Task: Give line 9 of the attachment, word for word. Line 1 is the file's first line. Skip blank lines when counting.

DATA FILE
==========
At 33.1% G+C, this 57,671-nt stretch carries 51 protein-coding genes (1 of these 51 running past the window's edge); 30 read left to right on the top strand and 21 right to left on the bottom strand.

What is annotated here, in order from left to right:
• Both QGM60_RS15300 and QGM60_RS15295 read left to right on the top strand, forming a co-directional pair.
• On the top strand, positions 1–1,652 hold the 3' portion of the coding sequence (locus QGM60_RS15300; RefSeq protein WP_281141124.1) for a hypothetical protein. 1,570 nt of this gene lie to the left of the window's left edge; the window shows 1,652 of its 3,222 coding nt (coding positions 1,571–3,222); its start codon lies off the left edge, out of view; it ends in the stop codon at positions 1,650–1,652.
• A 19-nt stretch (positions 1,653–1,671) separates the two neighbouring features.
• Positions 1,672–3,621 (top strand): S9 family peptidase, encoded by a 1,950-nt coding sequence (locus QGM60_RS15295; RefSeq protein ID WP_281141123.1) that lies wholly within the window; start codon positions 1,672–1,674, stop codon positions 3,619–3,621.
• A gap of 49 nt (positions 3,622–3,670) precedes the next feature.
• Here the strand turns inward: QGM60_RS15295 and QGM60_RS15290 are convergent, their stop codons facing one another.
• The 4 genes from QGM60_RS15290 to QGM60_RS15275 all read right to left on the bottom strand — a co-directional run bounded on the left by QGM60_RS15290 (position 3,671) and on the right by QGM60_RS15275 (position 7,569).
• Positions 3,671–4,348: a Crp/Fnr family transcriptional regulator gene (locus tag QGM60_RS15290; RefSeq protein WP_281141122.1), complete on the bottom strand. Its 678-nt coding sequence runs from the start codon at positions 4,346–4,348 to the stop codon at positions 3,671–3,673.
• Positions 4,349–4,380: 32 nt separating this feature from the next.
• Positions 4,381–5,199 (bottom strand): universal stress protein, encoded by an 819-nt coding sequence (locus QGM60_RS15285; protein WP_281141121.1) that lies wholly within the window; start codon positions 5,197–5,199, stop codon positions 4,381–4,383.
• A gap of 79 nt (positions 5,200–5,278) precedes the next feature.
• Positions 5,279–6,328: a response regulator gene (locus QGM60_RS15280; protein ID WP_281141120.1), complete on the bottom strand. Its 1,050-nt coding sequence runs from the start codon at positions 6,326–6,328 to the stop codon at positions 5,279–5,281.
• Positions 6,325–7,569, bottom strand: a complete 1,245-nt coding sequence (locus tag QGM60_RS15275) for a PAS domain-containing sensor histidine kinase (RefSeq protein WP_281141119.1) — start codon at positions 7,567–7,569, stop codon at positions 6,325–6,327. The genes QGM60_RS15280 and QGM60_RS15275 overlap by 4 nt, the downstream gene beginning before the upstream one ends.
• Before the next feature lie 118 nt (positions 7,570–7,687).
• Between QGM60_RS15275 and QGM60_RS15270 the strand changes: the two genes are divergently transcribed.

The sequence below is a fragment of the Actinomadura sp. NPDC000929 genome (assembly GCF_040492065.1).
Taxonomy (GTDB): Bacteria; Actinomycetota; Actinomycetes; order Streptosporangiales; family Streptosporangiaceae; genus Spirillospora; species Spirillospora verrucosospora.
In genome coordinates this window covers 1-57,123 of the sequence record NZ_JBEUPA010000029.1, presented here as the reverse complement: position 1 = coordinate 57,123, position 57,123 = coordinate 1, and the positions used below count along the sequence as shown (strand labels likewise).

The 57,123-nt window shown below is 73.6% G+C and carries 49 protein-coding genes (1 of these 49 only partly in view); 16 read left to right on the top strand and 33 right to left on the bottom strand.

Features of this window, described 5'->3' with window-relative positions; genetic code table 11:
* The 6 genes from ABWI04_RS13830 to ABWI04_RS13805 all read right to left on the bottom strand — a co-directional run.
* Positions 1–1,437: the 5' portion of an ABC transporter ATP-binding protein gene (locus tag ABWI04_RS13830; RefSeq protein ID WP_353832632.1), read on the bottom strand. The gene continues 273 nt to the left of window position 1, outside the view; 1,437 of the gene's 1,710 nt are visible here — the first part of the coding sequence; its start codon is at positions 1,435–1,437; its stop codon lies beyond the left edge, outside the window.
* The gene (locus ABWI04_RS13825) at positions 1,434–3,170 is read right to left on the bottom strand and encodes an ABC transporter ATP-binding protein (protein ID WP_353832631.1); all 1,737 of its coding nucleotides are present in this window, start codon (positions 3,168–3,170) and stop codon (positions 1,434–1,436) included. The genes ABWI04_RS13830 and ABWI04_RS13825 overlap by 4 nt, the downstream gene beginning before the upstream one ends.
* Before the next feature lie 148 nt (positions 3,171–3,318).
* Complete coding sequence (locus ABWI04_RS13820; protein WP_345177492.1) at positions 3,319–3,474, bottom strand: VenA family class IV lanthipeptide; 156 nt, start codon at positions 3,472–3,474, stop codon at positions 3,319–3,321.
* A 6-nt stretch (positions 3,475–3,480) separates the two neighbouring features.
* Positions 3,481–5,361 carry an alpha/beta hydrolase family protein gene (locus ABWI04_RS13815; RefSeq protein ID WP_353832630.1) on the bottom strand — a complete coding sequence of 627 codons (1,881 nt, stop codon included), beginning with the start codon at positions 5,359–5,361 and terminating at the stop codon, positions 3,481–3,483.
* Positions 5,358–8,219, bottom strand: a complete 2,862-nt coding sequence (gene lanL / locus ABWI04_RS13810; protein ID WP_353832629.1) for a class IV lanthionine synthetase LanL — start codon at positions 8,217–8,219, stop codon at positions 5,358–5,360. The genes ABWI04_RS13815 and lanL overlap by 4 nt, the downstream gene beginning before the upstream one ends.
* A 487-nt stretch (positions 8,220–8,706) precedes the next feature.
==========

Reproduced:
• The 4 genes from QGM60_RS15290 to QGM60_RS15275 all read right to left on the bottom strand — a co-directional run bounded on the left by QGM60_RS15290 (position 3,671) and on the right by QGM60_RS15275 (position 7,569).